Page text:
$17 million convention center and renovated hotel will reshape downtown Muskegon & boost economy, area leaders say

An aerial rendering of the $17 million convention center planned for downtown Muskegon.

A $17 million convention center. A renovated L.C. Walker Arena. A rebranded and renovated hotel. New restaurants and housing. Muskegon’s downtown landscape is rapidly changing, and community members will be able to get a glimpse of what the future holds for the city during an Oct. 30 event that’s free and open to the public.

Muskegon City Manager Frank Peterson and West Michigan developer Jon Rooks, the president of Parkland Properties, will lead the Oct. 30 event, which will include a tour of the newly renovated arena, a chance to hear about the planned renovations for the Holiday Inn, and information on the incoming convention center. Parkland Properties owns the Holiday Inn. The tour will begin at 5:30pm on Tuesday, Oct. 30 at the L.C. Walker Arena, located at 470 W. Western Ave. in downtown Muskegon.

City officials expect the tour’s three features—the convention center, arena, and hotel—to be major economic players in a downtown that has transformed from a series of empty, unpaved roads following the demise of the Muskegon Mall in 2001 to a bustling commercial and residential center that boasts restaurants, bars, shops, cultural institutions, and more.

A rendering of the Muskegon convention center.

Officials recently unveiled the newest plans for a public/private partnership between the county of Muskegon, city of Muskegon and Parkland Properties that will result in a downtown campus featuring the convention center, hotel and arena. The plans include a $17 million, 45,000-square-foot downtown convention center and a $6 million renovation and rebranding of the 201-room Holiday Inn Muskegon Harbor, which will become a Delta by Marriott. Following a $1.7 million renovation, the L.C. Walker Arena debuted to the public at the Muskegon Lumberjacks’ season opener on Oct. 13. The total estimated investment in the convention and exposition campus is estimated to exceed $26 million.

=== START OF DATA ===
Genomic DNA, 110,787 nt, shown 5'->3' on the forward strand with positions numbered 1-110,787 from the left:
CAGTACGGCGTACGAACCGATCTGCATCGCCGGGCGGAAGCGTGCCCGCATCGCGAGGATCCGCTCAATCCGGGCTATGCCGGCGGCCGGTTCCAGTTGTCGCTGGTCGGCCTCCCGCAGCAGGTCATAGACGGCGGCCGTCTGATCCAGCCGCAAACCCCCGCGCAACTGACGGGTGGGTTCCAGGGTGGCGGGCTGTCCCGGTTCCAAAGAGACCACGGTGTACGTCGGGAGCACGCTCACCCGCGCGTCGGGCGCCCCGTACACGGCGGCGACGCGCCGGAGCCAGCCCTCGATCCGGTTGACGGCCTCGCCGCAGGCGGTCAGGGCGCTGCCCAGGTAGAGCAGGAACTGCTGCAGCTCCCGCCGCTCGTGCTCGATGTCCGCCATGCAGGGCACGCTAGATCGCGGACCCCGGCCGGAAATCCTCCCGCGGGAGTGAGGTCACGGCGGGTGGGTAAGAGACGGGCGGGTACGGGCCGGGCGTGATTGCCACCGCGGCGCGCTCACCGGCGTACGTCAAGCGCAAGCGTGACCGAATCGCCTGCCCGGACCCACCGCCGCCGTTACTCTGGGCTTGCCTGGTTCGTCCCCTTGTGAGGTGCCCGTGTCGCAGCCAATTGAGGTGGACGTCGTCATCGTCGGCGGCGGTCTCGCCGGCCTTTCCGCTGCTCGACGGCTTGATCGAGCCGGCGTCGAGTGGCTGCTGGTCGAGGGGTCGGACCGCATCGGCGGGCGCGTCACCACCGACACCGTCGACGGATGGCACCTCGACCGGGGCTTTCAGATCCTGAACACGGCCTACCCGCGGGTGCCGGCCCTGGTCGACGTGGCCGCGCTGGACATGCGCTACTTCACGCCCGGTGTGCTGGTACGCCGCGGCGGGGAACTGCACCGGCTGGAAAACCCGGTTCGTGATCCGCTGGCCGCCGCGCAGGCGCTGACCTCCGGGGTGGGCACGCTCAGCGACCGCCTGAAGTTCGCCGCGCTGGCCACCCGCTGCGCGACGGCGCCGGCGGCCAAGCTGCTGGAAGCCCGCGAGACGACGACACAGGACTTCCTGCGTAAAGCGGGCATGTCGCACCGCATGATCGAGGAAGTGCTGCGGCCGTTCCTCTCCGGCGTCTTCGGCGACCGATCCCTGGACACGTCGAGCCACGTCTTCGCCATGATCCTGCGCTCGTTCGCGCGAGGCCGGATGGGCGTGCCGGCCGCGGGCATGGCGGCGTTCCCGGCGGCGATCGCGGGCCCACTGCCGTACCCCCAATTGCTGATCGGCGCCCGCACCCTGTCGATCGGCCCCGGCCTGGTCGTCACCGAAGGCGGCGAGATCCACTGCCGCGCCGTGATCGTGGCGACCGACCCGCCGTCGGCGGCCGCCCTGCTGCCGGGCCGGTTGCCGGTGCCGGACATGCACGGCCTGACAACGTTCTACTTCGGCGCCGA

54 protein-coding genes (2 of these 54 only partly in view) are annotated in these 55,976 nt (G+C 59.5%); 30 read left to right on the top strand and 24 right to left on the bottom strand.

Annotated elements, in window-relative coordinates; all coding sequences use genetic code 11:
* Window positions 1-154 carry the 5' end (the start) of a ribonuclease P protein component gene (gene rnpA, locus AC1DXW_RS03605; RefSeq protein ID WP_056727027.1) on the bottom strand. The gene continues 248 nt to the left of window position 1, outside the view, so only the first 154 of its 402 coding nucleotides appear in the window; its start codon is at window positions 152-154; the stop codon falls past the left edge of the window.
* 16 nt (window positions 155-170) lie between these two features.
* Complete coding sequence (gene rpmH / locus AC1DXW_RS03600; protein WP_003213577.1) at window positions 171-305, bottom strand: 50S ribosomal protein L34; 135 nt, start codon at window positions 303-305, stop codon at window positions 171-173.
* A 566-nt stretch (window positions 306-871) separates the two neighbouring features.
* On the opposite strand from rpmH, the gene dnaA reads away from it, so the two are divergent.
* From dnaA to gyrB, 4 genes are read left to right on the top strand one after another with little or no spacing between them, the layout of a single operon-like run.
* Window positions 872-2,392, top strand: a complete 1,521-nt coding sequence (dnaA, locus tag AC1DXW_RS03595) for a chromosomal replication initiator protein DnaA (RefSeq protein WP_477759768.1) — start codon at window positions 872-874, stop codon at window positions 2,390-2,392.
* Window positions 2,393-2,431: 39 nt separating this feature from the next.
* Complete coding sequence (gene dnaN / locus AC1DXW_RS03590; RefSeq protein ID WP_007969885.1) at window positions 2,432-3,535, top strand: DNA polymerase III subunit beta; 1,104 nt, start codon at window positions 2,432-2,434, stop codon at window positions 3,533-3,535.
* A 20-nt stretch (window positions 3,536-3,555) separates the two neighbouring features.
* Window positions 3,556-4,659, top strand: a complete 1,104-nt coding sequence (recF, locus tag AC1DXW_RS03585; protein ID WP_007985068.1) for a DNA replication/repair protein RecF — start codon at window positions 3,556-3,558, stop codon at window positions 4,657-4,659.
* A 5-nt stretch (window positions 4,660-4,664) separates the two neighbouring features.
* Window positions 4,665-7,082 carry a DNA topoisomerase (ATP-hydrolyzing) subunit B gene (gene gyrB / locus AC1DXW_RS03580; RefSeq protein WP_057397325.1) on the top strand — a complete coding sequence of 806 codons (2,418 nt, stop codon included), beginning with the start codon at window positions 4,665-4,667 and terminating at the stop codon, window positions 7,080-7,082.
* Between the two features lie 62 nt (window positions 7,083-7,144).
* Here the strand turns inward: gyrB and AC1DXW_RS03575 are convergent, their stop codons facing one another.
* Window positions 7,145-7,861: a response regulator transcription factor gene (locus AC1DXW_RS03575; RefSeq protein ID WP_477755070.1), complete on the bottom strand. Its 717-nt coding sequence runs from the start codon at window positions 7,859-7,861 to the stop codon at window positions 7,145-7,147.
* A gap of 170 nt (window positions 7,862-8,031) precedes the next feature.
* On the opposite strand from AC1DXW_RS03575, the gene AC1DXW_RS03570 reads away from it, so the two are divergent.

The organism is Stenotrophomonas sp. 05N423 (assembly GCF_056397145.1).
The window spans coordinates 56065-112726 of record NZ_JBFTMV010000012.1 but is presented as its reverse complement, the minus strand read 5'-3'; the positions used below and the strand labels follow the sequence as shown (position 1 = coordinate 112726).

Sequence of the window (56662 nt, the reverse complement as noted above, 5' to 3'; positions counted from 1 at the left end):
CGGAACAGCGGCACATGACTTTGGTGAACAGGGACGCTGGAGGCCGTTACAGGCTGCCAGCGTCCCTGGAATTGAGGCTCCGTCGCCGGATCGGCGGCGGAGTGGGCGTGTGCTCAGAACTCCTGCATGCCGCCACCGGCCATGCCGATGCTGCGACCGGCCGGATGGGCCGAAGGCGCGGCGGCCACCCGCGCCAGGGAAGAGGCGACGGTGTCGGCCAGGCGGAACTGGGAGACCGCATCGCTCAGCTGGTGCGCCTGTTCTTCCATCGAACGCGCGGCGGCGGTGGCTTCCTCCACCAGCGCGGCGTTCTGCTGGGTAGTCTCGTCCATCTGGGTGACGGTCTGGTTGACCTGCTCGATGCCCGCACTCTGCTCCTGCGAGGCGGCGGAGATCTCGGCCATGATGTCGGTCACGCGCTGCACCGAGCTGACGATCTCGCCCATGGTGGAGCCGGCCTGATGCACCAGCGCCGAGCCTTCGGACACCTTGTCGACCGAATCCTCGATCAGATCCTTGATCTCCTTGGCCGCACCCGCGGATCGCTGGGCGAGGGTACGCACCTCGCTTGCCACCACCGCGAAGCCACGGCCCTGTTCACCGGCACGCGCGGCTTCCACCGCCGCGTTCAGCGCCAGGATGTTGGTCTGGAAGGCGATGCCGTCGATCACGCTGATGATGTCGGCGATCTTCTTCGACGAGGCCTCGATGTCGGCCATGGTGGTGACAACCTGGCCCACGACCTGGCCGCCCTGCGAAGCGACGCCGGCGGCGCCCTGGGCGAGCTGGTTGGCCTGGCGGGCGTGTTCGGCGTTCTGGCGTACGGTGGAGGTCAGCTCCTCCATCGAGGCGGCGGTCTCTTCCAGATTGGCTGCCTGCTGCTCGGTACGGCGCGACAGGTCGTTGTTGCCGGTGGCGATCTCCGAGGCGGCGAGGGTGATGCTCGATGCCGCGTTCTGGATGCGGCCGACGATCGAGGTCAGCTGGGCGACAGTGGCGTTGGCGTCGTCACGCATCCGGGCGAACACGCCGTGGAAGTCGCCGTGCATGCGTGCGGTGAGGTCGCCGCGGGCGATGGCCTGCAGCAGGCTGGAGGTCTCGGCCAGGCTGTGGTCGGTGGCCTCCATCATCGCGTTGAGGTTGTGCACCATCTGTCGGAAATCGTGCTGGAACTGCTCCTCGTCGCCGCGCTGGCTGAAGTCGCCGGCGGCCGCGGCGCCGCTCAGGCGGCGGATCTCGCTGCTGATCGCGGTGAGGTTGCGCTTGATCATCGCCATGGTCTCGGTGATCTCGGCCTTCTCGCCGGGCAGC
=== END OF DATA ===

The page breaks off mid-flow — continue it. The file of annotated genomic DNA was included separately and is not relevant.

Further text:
Fans at the Muskegon Lumberjacks’ Oct. 13 season opener.

“The L.C. Walker Arena is an important part of the fabric of our community,” Muskegon City Manager Frank Peterson said in a press release. “People young and old have great memories of watching hockey and attending concerts at the LC. We feel the addition of the convention center will only enhance our growing downtown and provide new opportunities to host larger meetings, conventions, exhibits, etc. This is a great opportunity to breathe new life into the arena, and ensure that future generations can make similar memories in that building as well as create new memories in our new convention center.”

The convention center will be located on 4th Street, between Western Avenue and Shoreline Drive. There will be entrances to the venue at Shoreline Drive, Western Avenue and 3rd Street. The city plans to vacate 4th Street for the convention center project.

The project’s architecture and engineering firm, Progressive AE of Grand Rapids, the county of Muskegon, the city of Muskegon, and Parkland Properties are currently working on the initial siting and concept design for the convention center.

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The center will be funded with county accommodations taxes and assessments collection from city hotels.

“We are very excited about so many new developments in Muskegon, but especially the convention center,” Rooks said in a prepared statement. “A convention center is the next logical step for our community and we believe this new convention center, combined with the remodeled arena and fully remodeled hotel with a covered parking garage, is only going to accelerate Muskegon’s already fast pace growth, all year-round.”

Now home to a number of conventions and trade shows, Muskegon will be able to draw additional events to the city with this new downtown campus, Muskegon County Administrator Mark Eisenbarth said.

The public/private partnership “will give Muskegon County a boost to businesses development, increase competitiveness in the convention marketplace, and increase business tourism in Muskegon County,” Eisenbarth said in a press release.

Currently, limited space for events in Muskegon has translated to lost business—something that is expected to change with a convention center, said Bob Lukens, director of Visit Muskegon, the countywide convention and visitors bureau. Lukens also noted the emergence of a convention center comes at a time when the city’s downtown, and the region as a whole, is experiencing significant growth—more than $500 million in development projects are now happening in Muskegon.

“With the growth underway now in Muskegon, the decision was made to move forward and it couldn’t have come at a better time,” Lukens said in a press release. “We’re excited to bring new visitors from across the state and throughout the country to Muskegon and Muskegon County for their conventions, meetings, and events.”

Story by Anna Gustafson, the publisher and editor of Muskegon Times. Renderings courtesy of the county of Muskegon and Parkland Properties. You can connect with Anna by emailing MuskegonTimes@gmail.com or on Facebook, Twitter and Instagram.

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